If the column called “tied to other sheet/list” contains a string with a semi-colon the code assumes the cell contains a list spearated by semi-colons.

    Otherwise the code uses the indicated sheetname and looks up the index in the IdColumnName and uses the value in NameColumnName. Clear as mud?

  5. Matthew, a 2nd to your recommendation. I’m just discovering the joys of Access (just split my first database). The Ken Getz, et. al. Desktop Developer’s Handbook has been very helpful.

  6. I agree Access is by far better for relational databases. And in fact, the backend is a database. But there are specific reasons to stick with Excel for now.
    I’ve been developing a lot in Access lately.

  7. I don’t see any advantage in creating forms ‘on the fly’. Or am I missing something ?
    Felipe’s suggestion makes sense to me, especially when the ‘Style’-property has been set to 2-fmtabstylenone. The pages appear to the user as different userforms although they are not.
    Depending on the sheet that has to be filled the corresponding page (tab) will be activated.
    The way the data is written into the worksheet can be controlled in accordance to the active page of the multipage control.

  8. Jan Karel,

    I, too, have been finding very specific reasons for staying with Excel. Particularly, the manager’s fear of the unknown. Despite the ability to collect, store, analyze, and report data within a single, multi-user application, my coworkers do not see the benefit of a database in many applications. Frustrating at times… But, I won’t get the thread too far off its original topic.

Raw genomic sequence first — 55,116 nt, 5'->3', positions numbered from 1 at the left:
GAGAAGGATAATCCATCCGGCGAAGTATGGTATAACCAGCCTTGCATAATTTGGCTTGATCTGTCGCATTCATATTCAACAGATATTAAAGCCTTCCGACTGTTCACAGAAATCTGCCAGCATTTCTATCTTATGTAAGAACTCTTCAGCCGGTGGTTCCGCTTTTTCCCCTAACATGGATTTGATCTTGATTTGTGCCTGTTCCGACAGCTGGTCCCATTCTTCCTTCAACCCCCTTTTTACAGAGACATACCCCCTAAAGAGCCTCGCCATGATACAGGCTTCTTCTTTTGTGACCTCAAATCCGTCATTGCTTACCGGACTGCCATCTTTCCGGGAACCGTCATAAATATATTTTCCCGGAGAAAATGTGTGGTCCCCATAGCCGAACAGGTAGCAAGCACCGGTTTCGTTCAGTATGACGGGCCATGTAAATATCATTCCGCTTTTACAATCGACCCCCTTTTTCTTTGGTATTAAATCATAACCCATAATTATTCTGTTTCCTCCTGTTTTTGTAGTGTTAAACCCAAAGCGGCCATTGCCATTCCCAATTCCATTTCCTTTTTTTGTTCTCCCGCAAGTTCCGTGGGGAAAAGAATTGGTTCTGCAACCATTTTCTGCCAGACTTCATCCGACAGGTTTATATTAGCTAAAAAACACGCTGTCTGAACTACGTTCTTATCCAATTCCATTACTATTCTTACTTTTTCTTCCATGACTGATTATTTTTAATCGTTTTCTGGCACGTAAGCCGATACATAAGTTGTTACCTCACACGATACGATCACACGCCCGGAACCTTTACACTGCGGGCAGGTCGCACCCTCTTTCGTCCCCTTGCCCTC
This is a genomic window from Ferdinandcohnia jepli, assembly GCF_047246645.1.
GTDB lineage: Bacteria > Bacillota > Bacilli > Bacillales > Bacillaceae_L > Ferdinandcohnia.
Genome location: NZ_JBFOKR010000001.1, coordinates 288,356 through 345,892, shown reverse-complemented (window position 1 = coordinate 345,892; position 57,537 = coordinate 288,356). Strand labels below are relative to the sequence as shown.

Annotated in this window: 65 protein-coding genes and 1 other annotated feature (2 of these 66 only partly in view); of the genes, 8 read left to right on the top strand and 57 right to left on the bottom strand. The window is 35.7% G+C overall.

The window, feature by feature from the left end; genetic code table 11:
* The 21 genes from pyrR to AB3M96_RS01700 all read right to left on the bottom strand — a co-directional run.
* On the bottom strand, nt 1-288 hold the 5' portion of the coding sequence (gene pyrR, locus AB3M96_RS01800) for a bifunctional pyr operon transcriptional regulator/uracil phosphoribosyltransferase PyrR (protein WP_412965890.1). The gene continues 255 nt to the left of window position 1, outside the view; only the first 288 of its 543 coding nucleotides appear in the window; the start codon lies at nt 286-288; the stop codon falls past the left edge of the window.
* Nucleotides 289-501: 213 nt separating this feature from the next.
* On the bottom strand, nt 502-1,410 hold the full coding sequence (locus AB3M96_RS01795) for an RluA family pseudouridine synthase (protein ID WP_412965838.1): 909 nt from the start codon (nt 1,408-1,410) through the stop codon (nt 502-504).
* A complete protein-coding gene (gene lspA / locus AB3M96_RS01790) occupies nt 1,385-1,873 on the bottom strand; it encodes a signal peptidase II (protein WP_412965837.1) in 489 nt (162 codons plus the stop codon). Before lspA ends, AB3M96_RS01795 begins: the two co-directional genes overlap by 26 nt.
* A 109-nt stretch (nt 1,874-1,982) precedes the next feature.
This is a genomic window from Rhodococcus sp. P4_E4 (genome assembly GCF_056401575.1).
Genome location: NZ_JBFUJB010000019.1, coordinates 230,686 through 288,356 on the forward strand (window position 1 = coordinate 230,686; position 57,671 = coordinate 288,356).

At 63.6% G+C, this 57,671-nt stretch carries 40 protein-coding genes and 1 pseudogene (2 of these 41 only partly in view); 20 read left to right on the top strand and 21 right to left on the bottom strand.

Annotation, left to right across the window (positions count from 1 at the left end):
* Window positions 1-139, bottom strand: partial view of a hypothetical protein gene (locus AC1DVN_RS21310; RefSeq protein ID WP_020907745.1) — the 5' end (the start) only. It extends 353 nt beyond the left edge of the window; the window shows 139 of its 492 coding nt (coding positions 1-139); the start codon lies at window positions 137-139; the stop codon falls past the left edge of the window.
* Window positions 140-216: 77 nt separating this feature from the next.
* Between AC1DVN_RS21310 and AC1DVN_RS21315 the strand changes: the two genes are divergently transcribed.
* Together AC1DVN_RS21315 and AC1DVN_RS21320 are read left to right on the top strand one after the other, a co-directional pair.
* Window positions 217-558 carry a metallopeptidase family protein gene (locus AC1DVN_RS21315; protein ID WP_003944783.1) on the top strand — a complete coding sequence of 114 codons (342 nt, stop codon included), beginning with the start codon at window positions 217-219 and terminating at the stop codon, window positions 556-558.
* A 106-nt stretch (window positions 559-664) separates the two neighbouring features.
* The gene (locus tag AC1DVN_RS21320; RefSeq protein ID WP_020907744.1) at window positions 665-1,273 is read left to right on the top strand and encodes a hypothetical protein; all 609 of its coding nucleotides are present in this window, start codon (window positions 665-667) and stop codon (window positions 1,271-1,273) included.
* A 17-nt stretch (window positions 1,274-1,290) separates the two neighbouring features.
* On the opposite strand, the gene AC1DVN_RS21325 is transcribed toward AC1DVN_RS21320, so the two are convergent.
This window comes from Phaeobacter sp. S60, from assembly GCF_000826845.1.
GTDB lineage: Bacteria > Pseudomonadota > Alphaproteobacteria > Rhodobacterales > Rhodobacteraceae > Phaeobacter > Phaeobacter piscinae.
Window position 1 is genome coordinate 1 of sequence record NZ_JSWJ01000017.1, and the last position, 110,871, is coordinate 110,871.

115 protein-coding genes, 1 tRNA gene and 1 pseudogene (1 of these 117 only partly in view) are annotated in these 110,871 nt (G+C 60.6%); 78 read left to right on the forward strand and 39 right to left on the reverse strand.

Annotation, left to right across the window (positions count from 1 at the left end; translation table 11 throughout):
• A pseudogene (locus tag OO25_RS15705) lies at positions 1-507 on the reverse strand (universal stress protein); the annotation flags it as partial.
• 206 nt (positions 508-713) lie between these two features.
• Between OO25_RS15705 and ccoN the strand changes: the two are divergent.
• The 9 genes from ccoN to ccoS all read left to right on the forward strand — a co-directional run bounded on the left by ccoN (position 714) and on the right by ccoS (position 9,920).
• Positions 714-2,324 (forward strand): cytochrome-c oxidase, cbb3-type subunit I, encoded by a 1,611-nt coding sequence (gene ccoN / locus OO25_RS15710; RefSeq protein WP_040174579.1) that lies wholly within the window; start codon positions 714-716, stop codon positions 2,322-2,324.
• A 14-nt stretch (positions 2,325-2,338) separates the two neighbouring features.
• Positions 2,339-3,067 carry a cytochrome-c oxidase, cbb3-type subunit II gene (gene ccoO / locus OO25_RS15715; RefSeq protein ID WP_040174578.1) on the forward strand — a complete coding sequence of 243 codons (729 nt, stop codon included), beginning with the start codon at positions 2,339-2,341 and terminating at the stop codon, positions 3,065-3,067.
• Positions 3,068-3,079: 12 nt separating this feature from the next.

I might have used a multi-page control, but I like the flexibility of table-driven code. If you can handle the relational data accurately, I like the strategy.

  9. I think that once you have more than, say, two such tables, you’re well-advised to go for the single dynamic userform. (Actually, I’d seriously consider it at two).

    Suppose you need to make some look-and-feel change, for example.

    It keeps the whole thing DRY (http://en.wikipedia.org/wiki/Don%27t_repeat_yourself) which is generally a Good Thing.

    Also, it’s more interesting to make one form smart than to make ten dumb forms!

  10. I’ve been trying to do something like this, but I’ve come up against a problem – I can’t set events on the controls that have been created on the fly. [I want a textbox to update when the value in another textbox is changed]. I’m thinking that I might be able to use a class to do this, but am I missing something simpler and more obvious?

  11. Thanks. I saw that in one of your earlier posts, but I can get away with using the events that are available. Actually I don’t really need to do it at all, the form’s working fine without those boxes updating, and if I really needed them to update I could just go with building the form at design time. But it’s going to make the form look better and I’m with Mike above: “It’s more interesting…”


Posting code? Use <pre> tags for VBA and <code> tags for inline.

Leave a Reply

Your email address will not be published. Required fields are marked *